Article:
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The Welland Canal connects Lake Ontario and Lake Erie through a series of eight locks, allowing ships to avoid the 51 meter high Niagara Falls.


The Welland Canal is a ship canal in Canadamarker, that runs 42 km (27.0 miles) from Port Colborne, Ontariomarker on Lake Eriemarker to Port Weller, Ontariomarker on Lake Ontariomarker. As part of the St. Lawrence Seaway, the canal allows ships to avoid Niagara Fallsmarker by traversing the Niagara Escarpment.

Approximately 40,000,000 tonnes of cargo is carried through the Welland Canal annually by over 3,000 ocean and lake vessels. It was a major factor in the growth of the city of Montrealmarker. The original canal and its successors allowed goods from Detroit, Michiganmarker, Cleveland, Ohiomarker and other heavily industrialized areas of the United Statesmarker and Ontariomarker to be shipped to the port of Montreal where they were reloaded onto ocean-going vessels for international shipping.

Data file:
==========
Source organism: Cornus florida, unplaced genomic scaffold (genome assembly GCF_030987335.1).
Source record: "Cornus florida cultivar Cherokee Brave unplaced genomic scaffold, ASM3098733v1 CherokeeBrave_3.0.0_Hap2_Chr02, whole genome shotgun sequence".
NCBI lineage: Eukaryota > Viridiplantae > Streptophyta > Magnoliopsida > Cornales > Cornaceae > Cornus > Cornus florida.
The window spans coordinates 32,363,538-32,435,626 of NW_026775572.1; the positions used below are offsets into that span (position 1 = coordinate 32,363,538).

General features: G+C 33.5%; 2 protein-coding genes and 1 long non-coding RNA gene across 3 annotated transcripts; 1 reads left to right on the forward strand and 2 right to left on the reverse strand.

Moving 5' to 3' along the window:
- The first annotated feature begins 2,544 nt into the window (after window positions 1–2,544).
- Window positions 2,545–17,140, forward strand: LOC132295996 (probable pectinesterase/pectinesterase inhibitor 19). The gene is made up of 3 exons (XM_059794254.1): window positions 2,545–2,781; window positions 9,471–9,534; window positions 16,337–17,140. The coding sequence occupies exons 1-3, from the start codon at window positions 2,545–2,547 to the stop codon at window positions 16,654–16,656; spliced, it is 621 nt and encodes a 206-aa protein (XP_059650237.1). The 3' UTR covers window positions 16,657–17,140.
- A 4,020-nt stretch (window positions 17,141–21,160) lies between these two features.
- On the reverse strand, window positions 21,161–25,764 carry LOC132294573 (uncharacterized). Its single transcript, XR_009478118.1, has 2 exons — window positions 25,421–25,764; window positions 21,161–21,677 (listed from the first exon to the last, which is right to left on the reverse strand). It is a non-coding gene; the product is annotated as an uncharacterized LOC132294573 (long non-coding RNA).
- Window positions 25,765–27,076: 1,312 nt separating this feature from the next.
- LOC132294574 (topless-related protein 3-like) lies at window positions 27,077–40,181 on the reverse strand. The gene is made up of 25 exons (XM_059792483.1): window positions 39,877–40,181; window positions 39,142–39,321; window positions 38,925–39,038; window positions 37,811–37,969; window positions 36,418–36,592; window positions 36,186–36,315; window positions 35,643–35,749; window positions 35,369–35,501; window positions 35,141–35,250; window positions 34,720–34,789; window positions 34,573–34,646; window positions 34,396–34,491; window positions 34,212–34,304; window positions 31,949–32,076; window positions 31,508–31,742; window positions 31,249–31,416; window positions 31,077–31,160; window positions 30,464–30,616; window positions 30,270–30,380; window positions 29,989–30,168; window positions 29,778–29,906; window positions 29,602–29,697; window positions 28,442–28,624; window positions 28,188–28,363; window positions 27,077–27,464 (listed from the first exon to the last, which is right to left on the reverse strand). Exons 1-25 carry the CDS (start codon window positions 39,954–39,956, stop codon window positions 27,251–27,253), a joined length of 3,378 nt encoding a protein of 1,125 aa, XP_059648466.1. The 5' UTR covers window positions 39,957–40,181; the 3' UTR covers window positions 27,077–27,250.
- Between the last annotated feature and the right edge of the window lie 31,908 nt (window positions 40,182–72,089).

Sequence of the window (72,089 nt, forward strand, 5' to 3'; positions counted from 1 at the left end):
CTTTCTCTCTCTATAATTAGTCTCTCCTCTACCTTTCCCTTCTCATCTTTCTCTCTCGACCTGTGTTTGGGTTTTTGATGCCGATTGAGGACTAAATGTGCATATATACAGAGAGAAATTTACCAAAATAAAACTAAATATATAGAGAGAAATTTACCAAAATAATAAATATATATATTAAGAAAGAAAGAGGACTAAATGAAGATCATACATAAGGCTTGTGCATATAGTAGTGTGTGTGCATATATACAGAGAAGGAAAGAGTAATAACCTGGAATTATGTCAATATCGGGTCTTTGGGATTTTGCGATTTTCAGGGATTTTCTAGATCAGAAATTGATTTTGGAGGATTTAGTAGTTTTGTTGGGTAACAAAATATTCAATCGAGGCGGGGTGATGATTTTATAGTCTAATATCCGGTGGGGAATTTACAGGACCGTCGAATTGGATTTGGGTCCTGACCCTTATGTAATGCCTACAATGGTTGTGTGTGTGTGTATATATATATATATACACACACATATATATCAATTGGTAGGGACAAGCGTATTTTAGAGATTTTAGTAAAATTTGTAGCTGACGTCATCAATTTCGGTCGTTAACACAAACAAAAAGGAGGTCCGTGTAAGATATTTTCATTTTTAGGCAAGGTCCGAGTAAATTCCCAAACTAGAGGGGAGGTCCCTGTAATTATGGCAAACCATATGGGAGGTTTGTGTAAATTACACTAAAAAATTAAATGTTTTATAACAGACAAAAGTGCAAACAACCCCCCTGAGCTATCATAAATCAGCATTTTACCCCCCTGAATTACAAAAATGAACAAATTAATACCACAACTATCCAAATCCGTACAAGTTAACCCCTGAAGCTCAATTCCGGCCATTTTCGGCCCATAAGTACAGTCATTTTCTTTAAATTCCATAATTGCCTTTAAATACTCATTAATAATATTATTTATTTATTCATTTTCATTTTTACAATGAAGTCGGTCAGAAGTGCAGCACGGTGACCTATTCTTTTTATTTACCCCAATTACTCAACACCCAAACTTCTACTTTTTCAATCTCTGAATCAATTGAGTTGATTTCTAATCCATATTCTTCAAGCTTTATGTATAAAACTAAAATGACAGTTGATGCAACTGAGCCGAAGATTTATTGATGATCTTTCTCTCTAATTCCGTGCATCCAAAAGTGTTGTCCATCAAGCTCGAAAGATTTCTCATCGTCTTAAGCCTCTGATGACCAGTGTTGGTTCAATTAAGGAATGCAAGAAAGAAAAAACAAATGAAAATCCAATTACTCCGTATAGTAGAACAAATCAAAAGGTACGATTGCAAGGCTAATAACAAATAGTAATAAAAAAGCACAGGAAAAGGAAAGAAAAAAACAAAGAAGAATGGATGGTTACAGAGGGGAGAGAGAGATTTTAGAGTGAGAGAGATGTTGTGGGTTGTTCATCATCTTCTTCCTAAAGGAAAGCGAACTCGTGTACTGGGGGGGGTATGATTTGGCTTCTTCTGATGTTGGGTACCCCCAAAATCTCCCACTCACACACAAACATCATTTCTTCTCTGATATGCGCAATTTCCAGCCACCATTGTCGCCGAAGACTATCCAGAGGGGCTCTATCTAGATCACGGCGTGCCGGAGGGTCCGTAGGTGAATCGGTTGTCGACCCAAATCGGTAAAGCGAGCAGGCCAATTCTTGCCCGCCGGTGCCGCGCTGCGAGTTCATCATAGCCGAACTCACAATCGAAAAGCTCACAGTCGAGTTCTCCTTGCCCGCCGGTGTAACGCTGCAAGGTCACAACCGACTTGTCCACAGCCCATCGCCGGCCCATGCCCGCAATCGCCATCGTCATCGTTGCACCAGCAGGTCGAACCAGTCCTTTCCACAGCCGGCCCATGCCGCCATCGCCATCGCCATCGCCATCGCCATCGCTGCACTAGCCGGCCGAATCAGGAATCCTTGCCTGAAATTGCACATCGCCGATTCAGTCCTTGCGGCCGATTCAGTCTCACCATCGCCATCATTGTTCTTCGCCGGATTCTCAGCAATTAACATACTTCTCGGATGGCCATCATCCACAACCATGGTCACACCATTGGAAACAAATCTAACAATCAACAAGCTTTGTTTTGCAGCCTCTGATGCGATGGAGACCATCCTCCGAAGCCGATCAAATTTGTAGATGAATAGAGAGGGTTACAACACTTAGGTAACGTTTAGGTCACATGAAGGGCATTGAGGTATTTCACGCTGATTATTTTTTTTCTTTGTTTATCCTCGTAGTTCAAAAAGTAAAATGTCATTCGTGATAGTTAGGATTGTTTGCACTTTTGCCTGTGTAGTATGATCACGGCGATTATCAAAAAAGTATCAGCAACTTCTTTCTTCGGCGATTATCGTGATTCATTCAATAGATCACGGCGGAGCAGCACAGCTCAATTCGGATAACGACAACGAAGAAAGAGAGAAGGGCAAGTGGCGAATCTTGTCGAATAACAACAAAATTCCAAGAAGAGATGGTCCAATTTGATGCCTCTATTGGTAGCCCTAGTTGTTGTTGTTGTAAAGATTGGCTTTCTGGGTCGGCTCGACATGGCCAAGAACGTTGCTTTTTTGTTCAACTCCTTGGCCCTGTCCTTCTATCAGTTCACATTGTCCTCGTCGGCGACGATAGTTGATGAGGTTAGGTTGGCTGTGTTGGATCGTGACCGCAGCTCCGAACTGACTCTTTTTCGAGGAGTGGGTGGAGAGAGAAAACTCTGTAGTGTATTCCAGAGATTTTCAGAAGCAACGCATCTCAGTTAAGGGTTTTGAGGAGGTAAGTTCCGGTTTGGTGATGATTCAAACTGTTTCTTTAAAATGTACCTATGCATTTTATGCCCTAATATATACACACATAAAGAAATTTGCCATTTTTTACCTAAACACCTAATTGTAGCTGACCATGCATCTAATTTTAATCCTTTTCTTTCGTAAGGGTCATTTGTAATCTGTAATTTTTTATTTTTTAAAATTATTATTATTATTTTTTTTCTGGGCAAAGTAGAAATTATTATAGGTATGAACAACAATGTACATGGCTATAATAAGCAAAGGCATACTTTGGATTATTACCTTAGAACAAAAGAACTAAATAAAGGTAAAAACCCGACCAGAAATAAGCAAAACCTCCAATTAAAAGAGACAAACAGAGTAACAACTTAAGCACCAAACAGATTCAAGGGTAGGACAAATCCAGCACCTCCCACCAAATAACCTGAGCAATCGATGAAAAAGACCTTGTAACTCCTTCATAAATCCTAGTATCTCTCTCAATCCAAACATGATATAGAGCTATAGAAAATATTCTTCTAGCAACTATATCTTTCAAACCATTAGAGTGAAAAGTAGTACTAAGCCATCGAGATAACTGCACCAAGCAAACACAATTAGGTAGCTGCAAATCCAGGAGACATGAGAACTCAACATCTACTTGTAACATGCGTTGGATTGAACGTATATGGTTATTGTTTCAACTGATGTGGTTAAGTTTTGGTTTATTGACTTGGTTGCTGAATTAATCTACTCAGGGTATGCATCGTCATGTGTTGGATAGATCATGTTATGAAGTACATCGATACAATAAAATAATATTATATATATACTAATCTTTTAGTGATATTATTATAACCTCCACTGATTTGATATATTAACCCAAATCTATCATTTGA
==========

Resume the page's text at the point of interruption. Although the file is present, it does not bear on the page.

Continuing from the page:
The completion of the Welland Canal made the Trent-Severn Waterway (which links Lake Ontariomarker with Lake Huronmarker) all but obsolete as a commercial traffic route for Great Lakes navigation.

The canal's Lake Eriemarker (southern) terminus, at Port Colborne, is 99.5 m (326.5 feet) higher in elevation than the Lake Ontariomarker (northern) terminus at Port Weller. The canal comprises eight lift lock, each 24.4 m (80 ft) wide by 233.5 m (766 ft) long. Due to the Garden City Skywaymarker, the maximum ship height allowed is 35.5 m (116.5 ft). All other crossings are movable bridges (lift or Bascule) or tunnels. The maximum permissible vessel length is 225.5 m (740 ft). It takes ships an average of 11 hours to traverse the canal's length.

History

A lock of the second Welland Canal


Prior to the building of the canal, traffic between Lake Ontariomarker and Lake Eriemarker used a portage road between Chippawamarker and Queenstonmarker, both points on the Niagara Rivermarker above and below Niagara Fallsmarker, respectively.